Research Update: Cognitive and language acquisition in typical and aided language learning

Child Language Teaching and Therapy, Vol. 25, No. 1, 31-58 (2009)
Cognitive and language acquisition in typical and aided language learning: A review of recent evidence from an aided communication perspective

 

Janice Murray

Manchester Metropolitan University, UK, j.murray@mmu.ac.uk

Juliet Goldbart

Manchester Metropolitan University, UK

 

Augmentative and alternative communication (AAC) is a discipline that has seen recent developments as a consequence of the worldwide technological revolution. Children with complex communication needs, who benefit from such systems, are now afforded an opportunity to develop independent communication skills.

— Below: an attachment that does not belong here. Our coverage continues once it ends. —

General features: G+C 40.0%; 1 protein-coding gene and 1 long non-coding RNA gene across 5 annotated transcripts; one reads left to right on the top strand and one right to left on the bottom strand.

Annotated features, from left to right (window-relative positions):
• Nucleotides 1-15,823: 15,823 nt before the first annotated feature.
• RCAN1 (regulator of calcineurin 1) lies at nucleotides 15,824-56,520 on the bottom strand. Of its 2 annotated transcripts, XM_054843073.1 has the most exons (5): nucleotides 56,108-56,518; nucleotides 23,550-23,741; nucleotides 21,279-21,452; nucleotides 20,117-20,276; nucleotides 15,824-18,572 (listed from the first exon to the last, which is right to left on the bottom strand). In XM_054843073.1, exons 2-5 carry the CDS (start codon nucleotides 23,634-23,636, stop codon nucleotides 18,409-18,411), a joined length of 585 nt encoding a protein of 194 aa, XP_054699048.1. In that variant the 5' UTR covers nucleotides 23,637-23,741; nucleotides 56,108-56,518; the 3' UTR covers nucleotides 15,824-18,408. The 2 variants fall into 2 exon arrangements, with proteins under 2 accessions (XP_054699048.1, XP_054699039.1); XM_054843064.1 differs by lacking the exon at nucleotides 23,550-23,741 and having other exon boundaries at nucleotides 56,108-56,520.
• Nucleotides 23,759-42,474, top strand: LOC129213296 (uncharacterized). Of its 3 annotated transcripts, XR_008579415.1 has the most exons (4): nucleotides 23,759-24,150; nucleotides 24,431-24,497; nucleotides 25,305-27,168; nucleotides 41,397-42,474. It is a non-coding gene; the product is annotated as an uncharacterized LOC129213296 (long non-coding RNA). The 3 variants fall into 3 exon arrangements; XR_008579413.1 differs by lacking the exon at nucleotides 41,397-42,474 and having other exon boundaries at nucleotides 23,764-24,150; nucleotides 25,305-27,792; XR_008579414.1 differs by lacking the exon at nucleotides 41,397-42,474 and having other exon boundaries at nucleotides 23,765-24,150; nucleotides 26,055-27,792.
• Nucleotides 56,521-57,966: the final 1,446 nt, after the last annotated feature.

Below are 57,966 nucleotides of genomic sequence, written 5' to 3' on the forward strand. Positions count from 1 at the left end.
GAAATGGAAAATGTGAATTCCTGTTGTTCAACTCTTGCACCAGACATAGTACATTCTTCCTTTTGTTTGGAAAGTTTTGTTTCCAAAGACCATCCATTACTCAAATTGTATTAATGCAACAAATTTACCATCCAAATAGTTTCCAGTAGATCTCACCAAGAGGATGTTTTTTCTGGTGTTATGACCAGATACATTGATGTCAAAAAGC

The aim of this paper is to review theory and research relating to language acquisition in typical and aided language learning. Becoming a skilled aided communicator takes many years, but as this review demonstrates, little is known about the processes of skill development. In particular there is limited research evidence to support current language and communication intervention strategies typically used by practitioners working in the field of AAC. This review synthesizes current knowledge within an evidence-based framework and provides a summary to support practice and future research activity.

 

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